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White-breasted Nuthatch

The Birdhouse Network's Most Wanted
Twelfth in a series


White-breasted Nuthatch by Lyn Winans

Cool fact: The name "nuthatch" may refer to this bird's habit of lodging seeds into crevices of trees, then "hatching" the seeds by hammering them open.

Description: Male and female White-breasted Nuthatches (Sitta carolinensis) are similar in appearance, but the cap is black on males and grayish in females. Both sexes have a bluish-gray back and white chin, throat, breast, and belly. The undertail coverts and sides vary from a dull to bright rusty color. The long bill, nearly as long as the head, is very obvious.

Breeding range: This species is a year-round resident throughout most of the United States and parts of Canada and Mexico. Irruptive movements have been reported in northern and western populations.

Preferred habitat: White-breasted Nuthatches favor mature deciduous and mixed deciduous-coniferous forests, preferring to nest near open areas and forest edges.

Diet: White-breasted Nuthatches probe tree trunks for insect prey and cached seeds, typically walking on tree trunks head-down. They regularly visit bird feeders.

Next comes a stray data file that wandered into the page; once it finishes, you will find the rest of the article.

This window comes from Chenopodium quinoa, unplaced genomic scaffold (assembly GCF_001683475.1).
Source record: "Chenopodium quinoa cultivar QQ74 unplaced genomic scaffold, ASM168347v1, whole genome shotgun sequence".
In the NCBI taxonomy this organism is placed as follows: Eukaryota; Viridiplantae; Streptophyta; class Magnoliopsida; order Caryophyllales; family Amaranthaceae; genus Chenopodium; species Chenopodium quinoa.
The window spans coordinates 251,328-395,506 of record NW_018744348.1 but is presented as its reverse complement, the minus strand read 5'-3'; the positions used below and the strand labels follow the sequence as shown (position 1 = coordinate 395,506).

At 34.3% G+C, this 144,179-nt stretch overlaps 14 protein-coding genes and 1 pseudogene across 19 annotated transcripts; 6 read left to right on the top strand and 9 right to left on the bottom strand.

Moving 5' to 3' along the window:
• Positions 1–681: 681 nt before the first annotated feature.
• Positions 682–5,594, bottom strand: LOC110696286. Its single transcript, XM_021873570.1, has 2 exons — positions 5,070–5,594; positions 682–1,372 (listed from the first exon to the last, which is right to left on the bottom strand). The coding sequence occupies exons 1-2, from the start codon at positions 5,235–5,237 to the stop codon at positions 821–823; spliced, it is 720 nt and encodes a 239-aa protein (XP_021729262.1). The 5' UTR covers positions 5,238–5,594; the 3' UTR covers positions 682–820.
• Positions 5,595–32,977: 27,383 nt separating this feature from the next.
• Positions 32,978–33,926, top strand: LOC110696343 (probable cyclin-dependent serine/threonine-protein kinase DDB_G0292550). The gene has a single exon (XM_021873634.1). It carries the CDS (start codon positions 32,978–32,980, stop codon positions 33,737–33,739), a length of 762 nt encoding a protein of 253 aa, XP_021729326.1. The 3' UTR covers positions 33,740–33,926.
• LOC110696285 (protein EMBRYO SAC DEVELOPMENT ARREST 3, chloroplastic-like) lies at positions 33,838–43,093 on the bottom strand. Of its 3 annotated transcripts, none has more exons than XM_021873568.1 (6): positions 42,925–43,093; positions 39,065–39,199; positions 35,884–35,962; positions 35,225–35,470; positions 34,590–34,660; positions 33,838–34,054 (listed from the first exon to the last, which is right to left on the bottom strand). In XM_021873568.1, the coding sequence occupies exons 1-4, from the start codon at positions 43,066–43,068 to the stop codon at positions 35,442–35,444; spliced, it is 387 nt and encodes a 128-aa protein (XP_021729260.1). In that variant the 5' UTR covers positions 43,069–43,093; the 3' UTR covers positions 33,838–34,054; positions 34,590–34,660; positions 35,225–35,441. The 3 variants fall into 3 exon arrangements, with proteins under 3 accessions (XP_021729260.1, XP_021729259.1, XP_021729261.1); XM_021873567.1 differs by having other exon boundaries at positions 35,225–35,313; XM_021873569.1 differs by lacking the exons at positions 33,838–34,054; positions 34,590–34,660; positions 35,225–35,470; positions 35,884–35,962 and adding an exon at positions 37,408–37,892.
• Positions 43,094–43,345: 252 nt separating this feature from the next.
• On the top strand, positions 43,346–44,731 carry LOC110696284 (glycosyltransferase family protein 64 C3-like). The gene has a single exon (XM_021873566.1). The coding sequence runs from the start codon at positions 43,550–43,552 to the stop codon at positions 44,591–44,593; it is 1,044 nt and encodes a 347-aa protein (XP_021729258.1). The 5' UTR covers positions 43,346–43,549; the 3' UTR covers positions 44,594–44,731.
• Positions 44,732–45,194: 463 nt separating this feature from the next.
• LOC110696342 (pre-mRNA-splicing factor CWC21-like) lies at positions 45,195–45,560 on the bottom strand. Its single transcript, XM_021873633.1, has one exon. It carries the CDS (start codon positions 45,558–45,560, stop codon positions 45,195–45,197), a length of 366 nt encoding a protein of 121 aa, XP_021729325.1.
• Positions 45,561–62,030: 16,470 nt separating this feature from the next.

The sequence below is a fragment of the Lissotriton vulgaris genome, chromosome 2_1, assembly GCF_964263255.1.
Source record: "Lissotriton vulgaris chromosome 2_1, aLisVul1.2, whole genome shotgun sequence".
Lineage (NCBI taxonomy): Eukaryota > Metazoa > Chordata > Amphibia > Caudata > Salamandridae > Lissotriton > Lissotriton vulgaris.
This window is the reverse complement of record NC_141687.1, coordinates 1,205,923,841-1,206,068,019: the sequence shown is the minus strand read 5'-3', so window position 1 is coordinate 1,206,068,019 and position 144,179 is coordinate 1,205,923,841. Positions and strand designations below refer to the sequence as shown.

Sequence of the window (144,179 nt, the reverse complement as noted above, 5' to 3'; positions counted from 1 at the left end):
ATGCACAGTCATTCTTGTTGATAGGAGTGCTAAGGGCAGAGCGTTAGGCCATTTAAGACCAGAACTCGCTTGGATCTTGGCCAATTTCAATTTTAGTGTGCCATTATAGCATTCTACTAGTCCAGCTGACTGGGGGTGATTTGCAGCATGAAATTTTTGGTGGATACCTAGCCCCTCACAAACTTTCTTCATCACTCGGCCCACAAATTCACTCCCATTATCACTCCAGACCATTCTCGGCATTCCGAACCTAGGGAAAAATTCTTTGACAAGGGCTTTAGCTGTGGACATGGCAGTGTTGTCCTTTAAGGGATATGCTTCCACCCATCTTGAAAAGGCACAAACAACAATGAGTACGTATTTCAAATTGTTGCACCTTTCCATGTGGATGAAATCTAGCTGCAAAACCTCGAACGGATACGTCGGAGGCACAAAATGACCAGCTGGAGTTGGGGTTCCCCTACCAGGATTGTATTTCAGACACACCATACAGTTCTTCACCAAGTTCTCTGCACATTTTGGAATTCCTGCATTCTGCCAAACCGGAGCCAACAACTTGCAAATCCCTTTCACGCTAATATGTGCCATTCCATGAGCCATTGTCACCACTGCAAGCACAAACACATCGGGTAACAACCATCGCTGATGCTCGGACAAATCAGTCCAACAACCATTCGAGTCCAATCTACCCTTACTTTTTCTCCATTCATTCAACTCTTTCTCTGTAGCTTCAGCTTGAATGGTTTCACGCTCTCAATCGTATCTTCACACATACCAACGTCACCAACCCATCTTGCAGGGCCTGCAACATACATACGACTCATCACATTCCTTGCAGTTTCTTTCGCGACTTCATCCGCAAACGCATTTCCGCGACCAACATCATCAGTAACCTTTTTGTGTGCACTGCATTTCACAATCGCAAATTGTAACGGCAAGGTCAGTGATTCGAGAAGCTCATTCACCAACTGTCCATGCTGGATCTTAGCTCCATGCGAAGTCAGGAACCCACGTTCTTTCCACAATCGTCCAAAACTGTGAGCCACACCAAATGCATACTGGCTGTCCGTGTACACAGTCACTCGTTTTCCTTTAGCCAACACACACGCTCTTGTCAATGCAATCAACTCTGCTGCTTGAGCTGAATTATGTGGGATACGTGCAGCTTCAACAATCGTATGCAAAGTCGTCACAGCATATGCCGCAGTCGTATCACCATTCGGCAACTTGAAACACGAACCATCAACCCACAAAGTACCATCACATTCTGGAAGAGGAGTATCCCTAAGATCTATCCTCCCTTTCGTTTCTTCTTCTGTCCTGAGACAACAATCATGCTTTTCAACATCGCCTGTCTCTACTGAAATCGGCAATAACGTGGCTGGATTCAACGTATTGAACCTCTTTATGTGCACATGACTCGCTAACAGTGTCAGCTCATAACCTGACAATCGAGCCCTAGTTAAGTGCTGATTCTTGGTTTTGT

Conservation status: White-breasted Nuthatch numbers are stable or increasing throughout their range. Significant declines are reported in the Driftless area of Wisconsin, Iowa, and Minnesota, as well as the Cascade Mountains of Washington, Oregon, and California.



Breeding Bird Survey Trends, 1996-2005
Sauer, J. R., J. E. Hines, and J. Fallon. 2005. The North American Breeding Bird Survey, Results and Analysis 1966?2005. Version 6.2.2006. USGS Patuxent Wildlife Research Center, Laurel, MDv



Causes of decline: Forest fragmentation and the removal of old trees with natural cavities may reduce available nest sites and nuthatch densities.

Nest-box tips: Although White-breasted Nuthatches don't typically nest in boxes, they can be attracted to use them in areas where natural cavities are scarce. The nest box should be at least 8 feet off the ground and the hole should face away from prevailing wind; 1" wood shavings can be placed in the box to promote excavation.

Number of records for this species in TBN's database: 107

How can you help? Although White-breasted Nuthatches are fairly common and widespread, surprisingly little is known of their breeding biology, in part because their nests are often difficult to monitor. For example, there is very little data on egg laying, incubation behavior, and condition of hatchlings and young birds. Contribute to the study of the White-breasted Nuthatch by participating in The Birdhouse Network (see www.birds.cornell.edu/birdhouse/instructions/ for instructions).

 

For permission to reprint all or part of this article, please contact Laura Erickson, editor, Cornell Lab of Ornithology, 159 Sapsucker Woods Rd., Ithaca, NY, 14850. Phone: (607) 254-1114. email: lle24@cornell.edu

 
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